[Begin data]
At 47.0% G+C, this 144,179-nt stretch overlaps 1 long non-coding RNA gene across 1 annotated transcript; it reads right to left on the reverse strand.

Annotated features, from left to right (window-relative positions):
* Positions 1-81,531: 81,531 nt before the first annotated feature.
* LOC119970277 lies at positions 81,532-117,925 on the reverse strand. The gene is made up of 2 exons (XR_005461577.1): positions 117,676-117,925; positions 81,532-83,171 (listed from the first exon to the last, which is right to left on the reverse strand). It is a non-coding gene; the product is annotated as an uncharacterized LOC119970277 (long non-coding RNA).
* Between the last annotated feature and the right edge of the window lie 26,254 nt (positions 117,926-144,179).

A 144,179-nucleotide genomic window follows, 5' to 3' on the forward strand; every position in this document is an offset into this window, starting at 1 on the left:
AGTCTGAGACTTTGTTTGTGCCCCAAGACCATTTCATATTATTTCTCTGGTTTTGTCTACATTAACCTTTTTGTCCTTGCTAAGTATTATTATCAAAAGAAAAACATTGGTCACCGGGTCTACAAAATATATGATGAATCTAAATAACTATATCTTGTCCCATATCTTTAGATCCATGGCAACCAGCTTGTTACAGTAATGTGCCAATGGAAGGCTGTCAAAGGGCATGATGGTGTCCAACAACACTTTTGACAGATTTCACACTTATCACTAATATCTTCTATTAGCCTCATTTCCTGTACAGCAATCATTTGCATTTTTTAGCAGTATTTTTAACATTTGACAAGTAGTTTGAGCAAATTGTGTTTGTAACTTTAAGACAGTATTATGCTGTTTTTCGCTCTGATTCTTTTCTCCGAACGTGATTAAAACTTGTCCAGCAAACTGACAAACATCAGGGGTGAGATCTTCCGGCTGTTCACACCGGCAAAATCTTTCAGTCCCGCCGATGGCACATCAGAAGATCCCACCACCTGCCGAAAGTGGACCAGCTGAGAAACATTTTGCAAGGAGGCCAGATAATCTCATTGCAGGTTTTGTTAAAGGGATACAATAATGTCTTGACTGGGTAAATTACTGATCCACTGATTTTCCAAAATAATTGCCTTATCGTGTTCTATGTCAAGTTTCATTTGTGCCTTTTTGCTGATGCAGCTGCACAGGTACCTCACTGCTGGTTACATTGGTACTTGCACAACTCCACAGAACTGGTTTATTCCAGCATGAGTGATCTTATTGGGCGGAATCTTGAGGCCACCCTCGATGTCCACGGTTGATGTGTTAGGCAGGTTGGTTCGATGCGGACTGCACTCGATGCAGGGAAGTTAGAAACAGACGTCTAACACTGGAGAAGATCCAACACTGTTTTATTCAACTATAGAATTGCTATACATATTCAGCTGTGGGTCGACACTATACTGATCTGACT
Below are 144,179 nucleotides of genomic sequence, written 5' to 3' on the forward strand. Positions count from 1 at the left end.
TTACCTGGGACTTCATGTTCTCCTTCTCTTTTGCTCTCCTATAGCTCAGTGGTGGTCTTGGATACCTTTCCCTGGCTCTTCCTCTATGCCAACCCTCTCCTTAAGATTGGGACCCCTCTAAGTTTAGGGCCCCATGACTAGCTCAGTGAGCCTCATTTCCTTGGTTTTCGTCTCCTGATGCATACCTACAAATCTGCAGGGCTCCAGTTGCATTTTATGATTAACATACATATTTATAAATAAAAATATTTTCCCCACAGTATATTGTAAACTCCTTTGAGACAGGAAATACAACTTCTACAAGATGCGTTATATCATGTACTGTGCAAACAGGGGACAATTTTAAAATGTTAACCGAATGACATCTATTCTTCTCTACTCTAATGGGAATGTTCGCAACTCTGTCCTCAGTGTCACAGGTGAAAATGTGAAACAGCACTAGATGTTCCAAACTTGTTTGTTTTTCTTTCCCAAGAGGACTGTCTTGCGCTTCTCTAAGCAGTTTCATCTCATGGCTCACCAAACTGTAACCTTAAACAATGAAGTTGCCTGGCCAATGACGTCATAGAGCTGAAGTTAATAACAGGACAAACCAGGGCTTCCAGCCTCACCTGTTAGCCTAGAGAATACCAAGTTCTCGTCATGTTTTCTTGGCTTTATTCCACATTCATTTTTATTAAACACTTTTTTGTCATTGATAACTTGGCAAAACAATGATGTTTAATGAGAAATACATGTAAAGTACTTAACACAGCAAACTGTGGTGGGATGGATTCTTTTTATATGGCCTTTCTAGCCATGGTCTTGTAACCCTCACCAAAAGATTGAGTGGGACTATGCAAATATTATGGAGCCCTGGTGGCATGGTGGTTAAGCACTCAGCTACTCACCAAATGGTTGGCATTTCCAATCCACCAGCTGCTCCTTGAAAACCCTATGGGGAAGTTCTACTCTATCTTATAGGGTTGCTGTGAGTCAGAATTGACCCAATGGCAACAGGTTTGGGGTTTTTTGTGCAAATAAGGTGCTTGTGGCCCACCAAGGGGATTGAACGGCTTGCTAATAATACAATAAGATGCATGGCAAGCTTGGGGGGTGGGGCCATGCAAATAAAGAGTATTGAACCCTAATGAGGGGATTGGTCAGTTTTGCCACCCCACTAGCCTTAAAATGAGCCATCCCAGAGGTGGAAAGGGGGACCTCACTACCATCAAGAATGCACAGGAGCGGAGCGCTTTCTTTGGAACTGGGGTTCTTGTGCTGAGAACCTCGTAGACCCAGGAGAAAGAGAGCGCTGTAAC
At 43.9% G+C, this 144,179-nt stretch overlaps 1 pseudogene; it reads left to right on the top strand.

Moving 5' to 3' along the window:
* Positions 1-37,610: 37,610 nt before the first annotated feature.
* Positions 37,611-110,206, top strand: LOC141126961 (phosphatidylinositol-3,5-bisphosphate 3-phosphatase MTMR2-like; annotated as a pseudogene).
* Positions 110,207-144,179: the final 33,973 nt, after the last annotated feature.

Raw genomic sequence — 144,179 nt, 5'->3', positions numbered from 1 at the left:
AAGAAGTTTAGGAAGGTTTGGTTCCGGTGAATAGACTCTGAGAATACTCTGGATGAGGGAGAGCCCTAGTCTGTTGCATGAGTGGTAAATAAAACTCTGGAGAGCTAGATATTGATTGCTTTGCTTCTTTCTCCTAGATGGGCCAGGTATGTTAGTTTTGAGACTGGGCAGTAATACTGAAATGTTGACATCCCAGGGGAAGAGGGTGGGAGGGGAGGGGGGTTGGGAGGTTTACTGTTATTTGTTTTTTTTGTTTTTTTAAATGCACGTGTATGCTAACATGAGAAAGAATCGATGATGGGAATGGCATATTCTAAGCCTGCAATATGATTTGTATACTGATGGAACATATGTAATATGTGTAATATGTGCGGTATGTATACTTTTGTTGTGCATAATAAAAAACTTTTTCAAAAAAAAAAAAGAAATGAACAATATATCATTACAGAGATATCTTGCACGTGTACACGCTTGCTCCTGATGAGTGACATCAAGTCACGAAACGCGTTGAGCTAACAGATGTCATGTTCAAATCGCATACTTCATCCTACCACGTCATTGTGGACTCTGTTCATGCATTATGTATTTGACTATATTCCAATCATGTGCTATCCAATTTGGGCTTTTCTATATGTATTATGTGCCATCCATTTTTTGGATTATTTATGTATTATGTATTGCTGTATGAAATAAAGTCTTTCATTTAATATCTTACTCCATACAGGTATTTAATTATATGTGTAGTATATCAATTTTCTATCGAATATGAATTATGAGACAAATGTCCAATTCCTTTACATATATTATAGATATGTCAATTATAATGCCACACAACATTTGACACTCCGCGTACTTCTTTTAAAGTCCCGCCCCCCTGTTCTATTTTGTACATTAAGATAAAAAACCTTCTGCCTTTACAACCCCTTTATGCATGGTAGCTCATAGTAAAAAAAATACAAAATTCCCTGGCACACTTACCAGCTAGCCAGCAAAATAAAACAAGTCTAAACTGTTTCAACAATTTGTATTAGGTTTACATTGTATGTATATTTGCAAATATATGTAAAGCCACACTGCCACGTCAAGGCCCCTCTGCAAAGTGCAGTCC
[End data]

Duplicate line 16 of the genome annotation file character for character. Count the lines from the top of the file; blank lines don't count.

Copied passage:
AAGAAGTTTAGGAAGGTTTGGTTCCGGTGAATAGACTCTGAGAATACTCTGGATGAGGGAGAGCCCTAGTCTGTTGCATGAGTGGTAAATAAAACTCTGGAGAGCTAGATATTGATTGCTTTGCTTCTTTCTCCTAGATGGGCCAGGTATGTTAGTTTTGAGACTGGGCAGTAATACTGAAATGTTGACATCCCAGGGGAAGAGGGTGGGAGGGGAGGGGGGTTGGGAGGTTTACTGTTATTTGTTTTTTTTGTTTTTTTAAATGCACGTGTATGCTAACATGAGAAAGAATCGATGATGGGAATGGCATATTCTAAGCCTGCAATATGATTTGTATACTGATGGAACATATGTAATATGTGTAATATGTGCGGTATGTATACTTTTGTTGTGCATAATAAAAAACTTTTTCAAAAAAAAAAAAGAAATGAACAATATATCATTACAGAGATATCTTGCACGTGTACACGCTTGCTCCTGATGAGTGACATCAAGTCACGAAACGCGTTGAGCTAACAGATGTCATGTTCAAATCGCATACTTCATCCTACCACGTCATTGTGGACTCTGTTCATGCATTATGTATTTGACTATATTCCAATCATGTGCTATCCAATTTGGGCTTTTCTATATGTATTATGTGCCATCCATTTTTTGGATTATTTATGTATTATGTATTGCTGTATGAAATAAAGTCTTTCATTTAATATCTTACTCCATACAGGTATTTAATTATATGTGTAGTATATCAATTTTCTATCGAATATGAATTATGAGACAAATGTCCAATTCCTTTACATATATTATAGATATGTCAATTATAATGCCACACAACATTTGACACTCCGCGTACTTCTTTTAAAGTCCCGCCCCCCTGTTCTATTTTGTACATTAAGATAAAAAACCTTCTGCCTTTACAACCCCTTTATGCATGGTAGCTCATAGTAAAAAAAATACAAAATTCCCTGGCACACTTACCAGCTAGCCAGCAAAATAAAACAAGTCTAAACTGTTTCAACAATTTGTATTAGGTTTACATTGTATGTATATTTGCAAATATATGTAAAGCCACACTGCCACGTCAAGGCCCCTCTGCAAAGTGCAGTCC